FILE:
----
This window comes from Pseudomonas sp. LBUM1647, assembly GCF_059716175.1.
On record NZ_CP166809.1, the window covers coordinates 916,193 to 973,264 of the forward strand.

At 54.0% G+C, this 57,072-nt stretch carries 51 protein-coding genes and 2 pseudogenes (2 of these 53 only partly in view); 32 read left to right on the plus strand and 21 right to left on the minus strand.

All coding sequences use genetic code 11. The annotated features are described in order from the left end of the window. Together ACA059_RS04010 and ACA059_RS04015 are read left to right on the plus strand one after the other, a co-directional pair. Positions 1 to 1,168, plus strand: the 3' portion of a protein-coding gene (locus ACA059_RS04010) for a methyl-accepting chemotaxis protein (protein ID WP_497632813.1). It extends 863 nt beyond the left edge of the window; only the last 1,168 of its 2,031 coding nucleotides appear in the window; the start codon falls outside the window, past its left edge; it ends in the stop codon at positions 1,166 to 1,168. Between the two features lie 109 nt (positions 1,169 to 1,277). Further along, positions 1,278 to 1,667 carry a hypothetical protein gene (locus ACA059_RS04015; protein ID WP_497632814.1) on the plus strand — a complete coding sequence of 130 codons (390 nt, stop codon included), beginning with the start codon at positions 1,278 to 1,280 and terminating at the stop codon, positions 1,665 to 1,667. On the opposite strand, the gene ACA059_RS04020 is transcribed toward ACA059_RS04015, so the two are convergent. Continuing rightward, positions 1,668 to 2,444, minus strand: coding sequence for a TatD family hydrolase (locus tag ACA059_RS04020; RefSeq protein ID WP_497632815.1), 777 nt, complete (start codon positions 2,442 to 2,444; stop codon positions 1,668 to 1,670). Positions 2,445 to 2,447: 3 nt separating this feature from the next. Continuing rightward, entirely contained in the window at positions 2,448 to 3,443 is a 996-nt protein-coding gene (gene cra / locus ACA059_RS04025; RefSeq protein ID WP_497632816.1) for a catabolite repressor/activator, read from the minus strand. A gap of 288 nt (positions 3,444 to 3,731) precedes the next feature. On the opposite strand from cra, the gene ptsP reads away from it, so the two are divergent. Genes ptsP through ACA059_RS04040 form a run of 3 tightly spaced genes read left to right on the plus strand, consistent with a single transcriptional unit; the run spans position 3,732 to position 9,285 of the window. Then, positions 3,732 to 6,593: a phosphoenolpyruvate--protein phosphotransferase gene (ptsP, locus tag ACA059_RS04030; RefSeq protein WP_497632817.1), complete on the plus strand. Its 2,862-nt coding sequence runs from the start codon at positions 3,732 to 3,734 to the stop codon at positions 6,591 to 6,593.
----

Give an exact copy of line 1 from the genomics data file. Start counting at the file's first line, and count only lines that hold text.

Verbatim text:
This window comes from Pseudomonas sp. LBUM1647, assembly GCF_059716175.1.